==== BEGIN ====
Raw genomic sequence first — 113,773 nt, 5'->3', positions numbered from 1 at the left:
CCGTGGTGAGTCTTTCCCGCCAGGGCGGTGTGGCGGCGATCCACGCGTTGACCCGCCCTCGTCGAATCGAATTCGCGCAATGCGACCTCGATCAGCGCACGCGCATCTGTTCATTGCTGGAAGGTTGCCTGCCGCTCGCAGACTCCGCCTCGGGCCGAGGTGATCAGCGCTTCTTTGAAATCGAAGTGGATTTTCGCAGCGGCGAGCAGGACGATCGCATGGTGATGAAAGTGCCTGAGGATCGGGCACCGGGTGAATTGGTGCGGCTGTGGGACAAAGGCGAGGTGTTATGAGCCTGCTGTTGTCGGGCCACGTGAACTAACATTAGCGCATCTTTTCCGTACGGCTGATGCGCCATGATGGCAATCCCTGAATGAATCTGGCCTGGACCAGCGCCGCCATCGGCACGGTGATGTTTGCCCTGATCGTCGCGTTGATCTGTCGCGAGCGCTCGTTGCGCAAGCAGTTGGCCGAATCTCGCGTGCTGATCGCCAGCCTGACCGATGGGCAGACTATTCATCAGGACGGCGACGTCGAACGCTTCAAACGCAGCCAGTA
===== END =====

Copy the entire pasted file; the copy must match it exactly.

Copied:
Raw genomic sequence first — 113,773 nt, 5'->3', positions numbered from 1 at the left:
CCGTGGTGAGTCTTTCCCGCCAGGGCGGTGTGGCGGCGATCCACGCGTTGACCCGCCCTCGTCGAATCGAATTCGCGCAATGCGACCTCGATCAGCGCACGCGCATCTGTTCATTGCTGGAAGGTTGCCTGCCGCTCGCAGACTCCGCCTCGGGCCGAGGTGATCAGCGCTTCTTTGAAATCGAAGTGGATTTTCGCAGCGGCGAGCAGGACGATCGCATGGTGATGAAAGTGCCTGAGGATCGGGCACCGGGTGAATTGGTGCGGCTGTGGGACAAAGGCGAGGTGTTATGAGCCTGCTGTTGTCGGGCCACGTGAACTAACATTAGCGCATCTTTTCCGTACGGCTGATGCGCCATGATGGCAATCCCTGAATGAATCTGGCCTGGACCAGCGCCGCCATCGGCACGGTGATGTTTGCCCTGATCGTCGCGTTGATCTGTCGCGAGCGCTCGTTGCGCAAGCAGTTGGCCGAATCTCGCGTGCTGATCGCCAGCCTGACCGATGGGCAGACTATTCATCAGGACGGCGACGTCGAACGCTTCAAACGCAGCCAGTA